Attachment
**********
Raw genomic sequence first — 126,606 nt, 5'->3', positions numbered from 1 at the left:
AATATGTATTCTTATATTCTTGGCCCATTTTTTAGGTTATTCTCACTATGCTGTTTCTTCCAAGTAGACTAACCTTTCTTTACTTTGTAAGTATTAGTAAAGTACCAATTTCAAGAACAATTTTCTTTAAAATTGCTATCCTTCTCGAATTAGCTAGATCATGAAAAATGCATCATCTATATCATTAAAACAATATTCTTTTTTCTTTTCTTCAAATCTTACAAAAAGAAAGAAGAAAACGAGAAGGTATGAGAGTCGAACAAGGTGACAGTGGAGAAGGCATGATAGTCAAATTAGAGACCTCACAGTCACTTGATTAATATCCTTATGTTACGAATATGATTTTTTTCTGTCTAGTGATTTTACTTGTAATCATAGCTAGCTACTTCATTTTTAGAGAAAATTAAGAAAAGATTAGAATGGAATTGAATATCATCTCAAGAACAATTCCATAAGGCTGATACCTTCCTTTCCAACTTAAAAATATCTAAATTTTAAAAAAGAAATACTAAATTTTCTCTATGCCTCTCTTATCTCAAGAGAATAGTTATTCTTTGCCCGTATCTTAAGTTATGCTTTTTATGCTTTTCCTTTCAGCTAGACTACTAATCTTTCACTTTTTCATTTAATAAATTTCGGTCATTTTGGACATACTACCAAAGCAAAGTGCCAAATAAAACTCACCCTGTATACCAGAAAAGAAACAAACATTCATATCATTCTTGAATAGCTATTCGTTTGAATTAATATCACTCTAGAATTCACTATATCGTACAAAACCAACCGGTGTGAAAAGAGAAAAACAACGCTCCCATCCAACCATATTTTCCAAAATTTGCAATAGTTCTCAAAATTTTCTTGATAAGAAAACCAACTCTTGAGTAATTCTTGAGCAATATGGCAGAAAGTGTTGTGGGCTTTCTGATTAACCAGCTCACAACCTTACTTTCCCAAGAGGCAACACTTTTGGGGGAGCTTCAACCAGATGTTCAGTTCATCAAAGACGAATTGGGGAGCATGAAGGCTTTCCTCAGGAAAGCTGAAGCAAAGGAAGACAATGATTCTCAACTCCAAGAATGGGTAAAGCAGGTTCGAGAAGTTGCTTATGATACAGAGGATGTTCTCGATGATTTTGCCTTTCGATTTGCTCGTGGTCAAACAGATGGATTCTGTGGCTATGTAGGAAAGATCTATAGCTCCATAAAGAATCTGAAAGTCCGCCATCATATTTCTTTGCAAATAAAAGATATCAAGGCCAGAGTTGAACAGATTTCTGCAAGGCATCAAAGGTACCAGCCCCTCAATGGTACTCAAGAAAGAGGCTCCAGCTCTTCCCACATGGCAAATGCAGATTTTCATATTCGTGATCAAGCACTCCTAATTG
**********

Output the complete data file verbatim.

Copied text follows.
Raw genomic sequence first — 126,606 nt, 5'->3', positions numbered from 1 at the left:
AATATGTATTCTTATATTCTTGGCCCATTTTTTAGGTTATTCTCACTATGCTGTTTCTTCCAAGTAGACTAACCTTTCTTTACTTTGTAAGTATTAGTAAAGTACCAATTTCAAGAACAATTTTCTTTAAAATTGCTATCCTTCTCGAATTAGCTAGATCATGAAAAATGCATCATCTATATCATTAAAACAATATTCTTTTTTCTTTTCTTCAAATCTTACAAAAAGAAAGAAGAAAACGAGAAGGTATGAGAGTCGAACAAGGTGACAGTGGAGAAGGCATGATAGTCAAATTAGAGACCTCACAGTCACTTGATTAATATCCTTATGTTACGAATATGATTTTTTTCTGTCTAGTGATTTTACTTGTAATCATAGCTAGCTACTTCATTTTTAGAGAAAATTAAGAAAAGATTAGAATGGAATTGAATATCATCTCAAGAACAATTCCATAAGGCTGATACCTTCCTTTCCAACTTAAAAATATCTAAATTTTAAAAAAGAAATACTAAATTTTCTCTATGCCTCTCTTATCTCAAGAGAATAGTTATTCTTTGCCCGTATCTTAAGTTATGCTTTTTATGCTTTTCCTTTCAGCTAGACTACTAATCTTTCACTTTTTCATTTAATAAATTTCGGTCATTTTGGACATACTACCAAAGCAAAGTGCCAAATAAAACTCACCCTGTATACCAGAAAAGAAACAAACATTCATATCATTCTTGAATAGCTATTCGTTTGAATTAATATCACTCTAGAATTCACTATATCGTACAAAACCAACCGGTGTGAAAAGAGAAAAACAACGCTCCCATCCAACCATATTTTCCAAAATTTGCAATAGTTCTCAAAATTTTCTTGATAAGAAAACCAACTCTTGAGTAATTCTTGAGCAATATGGCAGAAAGTGTTGTGGGCTTTCTGATTAACCAGCTCACAACCTTACTTTCCCAAGAGGCAACACTTTTGGGGGAGCTTCAACCAGATGTTCAGTTCATCAAAGACGAATTGGGGAGCATGAAGGCTTTCCTCAGGAAAGCTGAAGCAAAGGAAGACAATGATTCTCAACTCCAAGAATGGGTAAAGCAGGTTCGAGAAGTTGCTTATGATACAGAGGATGTTCTCGATGATTTTGCCTTTCGATTTGCTCGTGGTCAAACAGATGGATTCTGTGGCTATGTAGGAAAGATCTATAGCTCCATAAAGAATCTGAAAGTCCGCCATCATATTTCTTTGCAAATAAAAGATATCAAGGCCAGAGTTGAACAGATTTCTGCAAGGCATCAAAGGTACCAGCCCCTCAATGGTACTCAAGAAAGAGGCTCCAGCTCTTCCCACATGGCAAATGCAGATTTTCATATTCGTGATCAAGCACTCCTAATTG